“For me, the question about driving innovation to gain competitive advantage directly relates to one of the things that is exciting for me at Flip [Flip Insurance] and that I haven't done at other insurers,” said Sofia Lemaitre (pictured above), head of insurance innovation. “This is the ability to launch products and test things while they're in market and experiment.”
Flip offers short-term, on-demand, pay-as-you-go accidental injury insurance. Lemaitre is a panellist at the Insurance Business Innovation Summit in Sydney on May 11. Her panel topic is “Driving innovation to gain a competitive advantage.”
Lemaitre’s approach to innovation at Flip could hold interesting lessons for the major insurers. Her firm, according to its website, offers “Lightning fast claims” and payouts “within 24 hours (most of the time).”
Lemaitre said that has more to do with the simplicity of the product than technology.
“We’re distributing directly to consumers so we have designed a product that is easy to understand and a claims process that is quick and efficient,” she said. “It's easy for our customers to provide the evidence as it's all digital – you log into your account on our platform, you submit your claim and upload the documents that you have.”
Lemaitre gave the example of a customer with an injury like a fracture.
“You might have evidence of a fracture because you have an x-ray report, or you have a doctor’s certificate explaining that you have soft tissue injury,” she said. “We submit that into our workflow system and because the product is simple and there are no complex definitions that we need to look after, we can process those claims, approve them and pay them swiftly.”
The onboarding process is also very simple and their target market is specific.
“We have set pricing, so you pay $7 for a day of insurance, for example, or $25 for a week,” she said. “One of our main audiences is young people that generally don't have private health insurance, are fairly healthy and don't have any concerns with … getting sick, but their lifestyles can put them at risk of injury.”
So there is no quoting, she said, which contrasts with policies in general insurance where a complex underwriting process usually precedes giving a customer a quote. Flip doesn’t underwrite in the traditional sense.
“We don't underwrite in the sense that we're not going to ask customers questions about their health, or ask what they do on the weekend,” she said. “We assume that you're going to be doing something risky and that's why you're buying the insurance.”
She said that Flip doesn’t ask a series of questions to determine if a potential customer’s risk is worth taking on.
“In life insurance, for example, you will be asked about your health, you will be asked about your work and pastimes and depending on what you say, you might be declined for that cover, or you might be asked to pay an extra amount,” she said. “So your price, your premium, might be loaded, because you represent a type of risk.”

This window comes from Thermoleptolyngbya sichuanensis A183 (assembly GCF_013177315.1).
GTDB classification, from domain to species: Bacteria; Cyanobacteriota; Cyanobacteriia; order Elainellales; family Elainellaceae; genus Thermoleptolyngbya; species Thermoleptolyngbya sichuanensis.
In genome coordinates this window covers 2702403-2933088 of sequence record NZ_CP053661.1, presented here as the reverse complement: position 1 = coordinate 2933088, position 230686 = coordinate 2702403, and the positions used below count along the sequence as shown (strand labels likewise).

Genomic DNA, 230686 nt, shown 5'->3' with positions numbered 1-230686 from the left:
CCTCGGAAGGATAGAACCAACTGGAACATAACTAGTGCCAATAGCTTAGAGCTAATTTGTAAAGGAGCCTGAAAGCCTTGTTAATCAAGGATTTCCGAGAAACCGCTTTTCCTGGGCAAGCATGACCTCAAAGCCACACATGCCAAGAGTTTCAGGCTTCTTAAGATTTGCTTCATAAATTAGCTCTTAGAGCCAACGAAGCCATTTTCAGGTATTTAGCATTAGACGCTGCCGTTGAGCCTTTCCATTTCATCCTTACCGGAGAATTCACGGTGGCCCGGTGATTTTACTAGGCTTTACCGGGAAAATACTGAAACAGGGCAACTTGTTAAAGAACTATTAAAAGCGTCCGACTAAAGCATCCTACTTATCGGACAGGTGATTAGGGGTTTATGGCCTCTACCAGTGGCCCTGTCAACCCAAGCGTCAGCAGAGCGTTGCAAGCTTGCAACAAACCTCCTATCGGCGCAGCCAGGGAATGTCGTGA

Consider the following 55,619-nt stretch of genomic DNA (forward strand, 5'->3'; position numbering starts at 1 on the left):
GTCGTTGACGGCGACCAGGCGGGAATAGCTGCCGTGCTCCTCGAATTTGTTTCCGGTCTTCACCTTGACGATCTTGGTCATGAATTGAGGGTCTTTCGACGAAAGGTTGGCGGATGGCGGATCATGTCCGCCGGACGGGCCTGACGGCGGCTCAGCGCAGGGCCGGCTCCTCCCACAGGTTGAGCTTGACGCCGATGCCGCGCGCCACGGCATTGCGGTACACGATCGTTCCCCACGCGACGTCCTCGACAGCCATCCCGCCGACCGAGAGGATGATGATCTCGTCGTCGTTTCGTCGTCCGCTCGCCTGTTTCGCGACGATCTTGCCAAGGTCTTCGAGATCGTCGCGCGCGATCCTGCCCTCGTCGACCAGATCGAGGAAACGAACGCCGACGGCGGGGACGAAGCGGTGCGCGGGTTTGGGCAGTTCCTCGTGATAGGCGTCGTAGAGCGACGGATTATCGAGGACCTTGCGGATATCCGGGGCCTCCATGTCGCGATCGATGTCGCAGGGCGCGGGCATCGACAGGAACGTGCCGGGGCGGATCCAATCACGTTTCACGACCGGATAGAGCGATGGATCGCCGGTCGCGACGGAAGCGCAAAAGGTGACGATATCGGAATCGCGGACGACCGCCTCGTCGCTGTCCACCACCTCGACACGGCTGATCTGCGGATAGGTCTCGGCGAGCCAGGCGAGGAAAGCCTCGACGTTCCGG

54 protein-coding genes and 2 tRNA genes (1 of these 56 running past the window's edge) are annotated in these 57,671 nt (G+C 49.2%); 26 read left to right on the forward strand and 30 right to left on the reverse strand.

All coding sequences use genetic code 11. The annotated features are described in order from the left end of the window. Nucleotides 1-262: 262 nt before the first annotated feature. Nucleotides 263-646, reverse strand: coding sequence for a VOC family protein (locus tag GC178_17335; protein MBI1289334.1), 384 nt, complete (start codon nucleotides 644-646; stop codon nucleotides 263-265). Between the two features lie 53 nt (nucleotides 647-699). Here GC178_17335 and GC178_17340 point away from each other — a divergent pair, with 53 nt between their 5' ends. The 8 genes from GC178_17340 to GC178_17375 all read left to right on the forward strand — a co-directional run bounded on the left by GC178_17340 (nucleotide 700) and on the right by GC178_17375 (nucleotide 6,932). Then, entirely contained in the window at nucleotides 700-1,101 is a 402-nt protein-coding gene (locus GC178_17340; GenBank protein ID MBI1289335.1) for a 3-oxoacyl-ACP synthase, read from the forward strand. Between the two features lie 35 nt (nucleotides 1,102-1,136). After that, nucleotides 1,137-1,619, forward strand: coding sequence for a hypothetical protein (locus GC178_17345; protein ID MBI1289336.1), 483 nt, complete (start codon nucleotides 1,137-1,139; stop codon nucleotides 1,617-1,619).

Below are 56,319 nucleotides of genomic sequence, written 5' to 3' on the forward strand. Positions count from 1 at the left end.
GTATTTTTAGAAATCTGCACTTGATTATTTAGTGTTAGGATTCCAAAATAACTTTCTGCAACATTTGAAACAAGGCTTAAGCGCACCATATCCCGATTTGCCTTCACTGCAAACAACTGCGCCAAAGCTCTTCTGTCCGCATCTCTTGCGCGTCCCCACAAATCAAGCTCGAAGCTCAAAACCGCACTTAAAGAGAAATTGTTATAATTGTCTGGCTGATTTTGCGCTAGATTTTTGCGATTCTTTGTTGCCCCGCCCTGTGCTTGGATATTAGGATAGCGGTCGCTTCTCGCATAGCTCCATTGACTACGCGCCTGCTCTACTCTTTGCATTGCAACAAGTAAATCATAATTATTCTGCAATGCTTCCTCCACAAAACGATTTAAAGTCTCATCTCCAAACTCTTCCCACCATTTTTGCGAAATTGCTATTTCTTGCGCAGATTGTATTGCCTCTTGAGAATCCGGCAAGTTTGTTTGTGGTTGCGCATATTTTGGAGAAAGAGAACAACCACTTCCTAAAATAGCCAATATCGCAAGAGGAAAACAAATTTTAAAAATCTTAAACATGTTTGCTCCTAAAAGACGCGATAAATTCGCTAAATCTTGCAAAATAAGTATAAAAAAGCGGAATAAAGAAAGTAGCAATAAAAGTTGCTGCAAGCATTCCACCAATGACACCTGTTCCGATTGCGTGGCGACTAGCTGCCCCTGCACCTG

Lemaitre said there are some eligibility requirements around age and needing to be living in Australia.
“Generally, we just grab your details and off you go,” she said.
The other difference between this form of injury coverage and most general insurance policies is the duration.
“The other thing that's different is that we are selling this insurance by the day, or by the week, so we have very short-term injury insurance,” said Lemaitre.
She said their product is popular among skiers who are on short holidays but have a relatively high chance of getting injured.
One of the interesting features of the product design is how the ability to continually test is allowing for a speedy implementation of any improvements and innovations.
“Technology companies do this a lot,” she said. “For example, they might launch a digital experience and do A/B testing, trying different things like changing the name on this button to see if people click on it more.”
However, generally speaking, this doesn’t happen across the insurance industry, she said, because insurers are restricted by longer insurance policy contracts.
“So it takes longer for you to see how the claims come in and it's just more complicated,” she said.
Lemaitre said the legal structure and set-up of their product “really accelerates innovation.”
“For example, we just had an in market test where we've allowed people to buy Flip if they were traveling to Japan for the winter season,” she said. “We put that product into market in late November and we're going to pull it out in April.”
She said they’ve already gained insights.
“We will take that on board for when we design our next iteration of Flip,” said Lemaitre. “That type of testing and experimentation really drives innovation and I think it's very interesting to see how we can do that.”
The other advantage the firm has over big general insurers is building a platform from scratch.
“We’ve got easy access to all our data, including claims,” said Lemaitre. “Larger insurers often do an annual investigation on claims, and as a product manager you only get to see, for example, the claims that [were] received last year.”
By contrast, Flip can look at claims in real time, she said, assessing issues as they appear and addressing them more efficiently.
IB’s Innovation Summit is taking place on May 11 at the Fullerton Hotel in Sydney. You can register for the event here. The event partner is AAMC, one of Australia’s largest providers of motor accident management services. Sponsors include Endava, Hello Claims and Alteryx.